Film Series

Turn It On

China on Film, 2000-2017

Related Exhibition Art and China after 1989

Thursday, January 10–Sunday, January 27, 2019
Phyllis Wattis Theater, Floor 1
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This three-week documentary series presents select titles from Turn It On: China on Film, 2000-2017, co-curated by Ai Weiwei and Wang Fen. Originally shown by the Solomon R. Guggenheim Museum as part of Art and China after 1989: Theater of the World, this series features work by China’s most daring artists and filmmakers investigating the political, social, economic, and cultural conditions of contemporary China.

In addition to select theater screenings at SFMOMA, the complete Turn It On series will be available online starting January 10 via streaming service Kanopy, free to members of participating public and university libraries.

The twenty films that comprise this series were selected from hundreds of documentaries made in China over the last two decades. Chinese independent filmmakers began making documentaries in the early 1990s, coinciding with the wider availability of film equipment emerging in commercial markets at that time. Many of the filmmakers represented in this series are writers or artists with very little or no cinematography training who learned by doing. Although many of these documentaries were produced with modest budgets and are technically amateur, they all tell important stories, many relating to issues of personal struggle or social justice.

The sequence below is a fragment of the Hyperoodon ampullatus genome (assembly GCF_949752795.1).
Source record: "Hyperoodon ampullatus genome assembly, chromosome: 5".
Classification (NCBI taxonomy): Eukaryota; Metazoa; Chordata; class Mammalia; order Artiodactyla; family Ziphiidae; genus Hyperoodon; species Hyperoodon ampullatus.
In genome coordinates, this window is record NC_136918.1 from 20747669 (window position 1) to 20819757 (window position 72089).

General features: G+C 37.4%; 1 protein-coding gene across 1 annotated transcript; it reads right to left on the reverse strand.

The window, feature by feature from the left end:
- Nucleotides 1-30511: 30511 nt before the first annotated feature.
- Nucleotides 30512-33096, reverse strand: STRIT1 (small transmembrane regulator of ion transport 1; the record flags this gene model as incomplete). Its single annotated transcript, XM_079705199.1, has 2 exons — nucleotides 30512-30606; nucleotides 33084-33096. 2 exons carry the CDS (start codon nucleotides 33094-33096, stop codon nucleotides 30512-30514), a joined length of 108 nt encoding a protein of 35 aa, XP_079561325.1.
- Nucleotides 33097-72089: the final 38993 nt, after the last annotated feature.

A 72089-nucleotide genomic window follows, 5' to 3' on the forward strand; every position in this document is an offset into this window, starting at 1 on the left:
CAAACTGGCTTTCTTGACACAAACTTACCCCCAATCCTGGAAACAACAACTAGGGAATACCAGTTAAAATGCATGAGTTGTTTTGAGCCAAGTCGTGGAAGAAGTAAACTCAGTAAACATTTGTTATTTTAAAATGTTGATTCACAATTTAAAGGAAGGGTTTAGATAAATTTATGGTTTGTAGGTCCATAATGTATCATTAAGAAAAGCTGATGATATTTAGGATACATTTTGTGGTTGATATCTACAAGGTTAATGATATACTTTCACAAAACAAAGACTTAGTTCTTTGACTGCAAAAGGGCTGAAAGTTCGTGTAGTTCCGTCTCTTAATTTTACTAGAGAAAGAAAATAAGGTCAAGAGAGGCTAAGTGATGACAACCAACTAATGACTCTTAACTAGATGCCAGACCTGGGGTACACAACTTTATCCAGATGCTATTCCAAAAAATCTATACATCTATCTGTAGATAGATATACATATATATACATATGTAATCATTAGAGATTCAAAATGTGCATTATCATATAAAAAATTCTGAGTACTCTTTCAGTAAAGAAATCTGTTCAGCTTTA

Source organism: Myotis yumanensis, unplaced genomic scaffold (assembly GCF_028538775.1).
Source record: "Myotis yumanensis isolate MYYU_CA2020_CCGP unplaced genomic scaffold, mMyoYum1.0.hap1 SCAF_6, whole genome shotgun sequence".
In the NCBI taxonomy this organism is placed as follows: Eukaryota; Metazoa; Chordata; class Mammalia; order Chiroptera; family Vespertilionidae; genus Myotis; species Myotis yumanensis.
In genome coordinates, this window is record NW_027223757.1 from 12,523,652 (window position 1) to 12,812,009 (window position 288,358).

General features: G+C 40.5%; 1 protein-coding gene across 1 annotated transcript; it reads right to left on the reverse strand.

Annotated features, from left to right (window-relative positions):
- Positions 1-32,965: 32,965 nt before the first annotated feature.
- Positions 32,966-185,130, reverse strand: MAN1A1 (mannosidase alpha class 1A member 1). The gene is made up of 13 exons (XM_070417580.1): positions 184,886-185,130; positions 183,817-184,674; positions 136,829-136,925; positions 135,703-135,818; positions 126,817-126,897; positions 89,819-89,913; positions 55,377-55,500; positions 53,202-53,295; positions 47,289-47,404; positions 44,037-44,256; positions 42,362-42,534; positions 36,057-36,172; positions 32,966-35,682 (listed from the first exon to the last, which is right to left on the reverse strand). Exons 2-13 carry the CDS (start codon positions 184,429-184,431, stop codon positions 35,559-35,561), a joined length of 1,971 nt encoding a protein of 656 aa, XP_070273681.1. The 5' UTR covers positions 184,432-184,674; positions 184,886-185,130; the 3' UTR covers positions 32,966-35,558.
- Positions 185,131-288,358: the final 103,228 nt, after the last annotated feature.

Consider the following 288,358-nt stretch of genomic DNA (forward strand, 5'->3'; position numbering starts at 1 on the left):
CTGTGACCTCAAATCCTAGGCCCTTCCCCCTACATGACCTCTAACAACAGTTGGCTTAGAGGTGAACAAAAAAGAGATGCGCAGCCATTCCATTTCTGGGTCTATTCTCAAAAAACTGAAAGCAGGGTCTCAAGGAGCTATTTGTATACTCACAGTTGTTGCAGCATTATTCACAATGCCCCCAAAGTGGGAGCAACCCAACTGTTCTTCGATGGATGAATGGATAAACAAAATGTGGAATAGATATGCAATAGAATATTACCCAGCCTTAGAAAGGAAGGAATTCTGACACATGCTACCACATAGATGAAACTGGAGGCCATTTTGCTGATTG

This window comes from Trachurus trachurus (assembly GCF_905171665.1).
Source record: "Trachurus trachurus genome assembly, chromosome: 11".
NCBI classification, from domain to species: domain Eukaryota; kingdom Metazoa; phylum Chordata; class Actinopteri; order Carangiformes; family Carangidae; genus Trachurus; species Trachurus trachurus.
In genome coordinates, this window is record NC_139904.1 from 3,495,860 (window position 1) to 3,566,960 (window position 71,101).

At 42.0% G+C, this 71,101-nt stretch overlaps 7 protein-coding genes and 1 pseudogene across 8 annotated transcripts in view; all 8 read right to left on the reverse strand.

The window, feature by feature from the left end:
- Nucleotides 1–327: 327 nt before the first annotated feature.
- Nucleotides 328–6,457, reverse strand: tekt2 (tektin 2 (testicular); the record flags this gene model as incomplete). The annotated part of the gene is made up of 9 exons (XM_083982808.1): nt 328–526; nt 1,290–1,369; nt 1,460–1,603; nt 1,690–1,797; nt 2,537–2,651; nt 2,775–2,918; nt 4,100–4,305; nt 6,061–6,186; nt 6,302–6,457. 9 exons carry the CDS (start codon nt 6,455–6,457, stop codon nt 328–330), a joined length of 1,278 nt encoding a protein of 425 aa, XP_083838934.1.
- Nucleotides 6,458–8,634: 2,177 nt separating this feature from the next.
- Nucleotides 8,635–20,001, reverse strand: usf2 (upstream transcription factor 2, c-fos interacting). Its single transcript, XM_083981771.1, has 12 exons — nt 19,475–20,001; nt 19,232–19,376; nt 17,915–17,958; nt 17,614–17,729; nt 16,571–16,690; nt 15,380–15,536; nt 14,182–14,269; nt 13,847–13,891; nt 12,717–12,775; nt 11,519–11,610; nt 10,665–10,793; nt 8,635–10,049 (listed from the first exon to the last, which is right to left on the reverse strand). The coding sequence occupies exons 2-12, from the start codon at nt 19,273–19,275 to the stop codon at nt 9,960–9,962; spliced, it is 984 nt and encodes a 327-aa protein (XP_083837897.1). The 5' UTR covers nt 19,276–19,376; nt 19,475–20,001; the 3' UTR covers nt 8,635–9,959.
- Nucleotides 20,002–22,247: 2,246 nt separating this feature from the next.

China has experienced dramatic change in recent years due to the state capitalist system, which has allowed for rapid socioeconomic improvements. However, the long history of the repression of personal freedoms and freedom of expression in China under authoritarian rule has remained largely unchanged. Today the country is still a tightly managed society that retains old communist ideologies. The state maintains control over all media, including films. Many documentary filmmakers in China face severe challenges–even life-threatening dangers–while producing their work. Recent documentaries reflecting the true conditions in China face censorship, and many filmmakers are accused of subverting state power.

This selection of documentary films reflects this harsh reality, which at times is difficult to accept, and even harder to watch. Some of these films’ never-before-seen stories are painful. But in the darkness, without an audience, the voices telling these stories are weakened. This is why we chose these films. Without hearing these voices, China cannot call itself a civilized society. So turn it on, let us listen.
– Ai Weiwei and Wang Fen

About Kanopy:
Kanopy is an on-demand video platform that allows users to experience a curated collection of thousands of the world’s best films, through partnerships and provided by more than 4,000 libraries around the world. Kanopy users can stream movies and documentaries from award-winning filmmakers and must-see film festival picks, and experience the best in independent and classic film, world cinema, and contemporary favorites.

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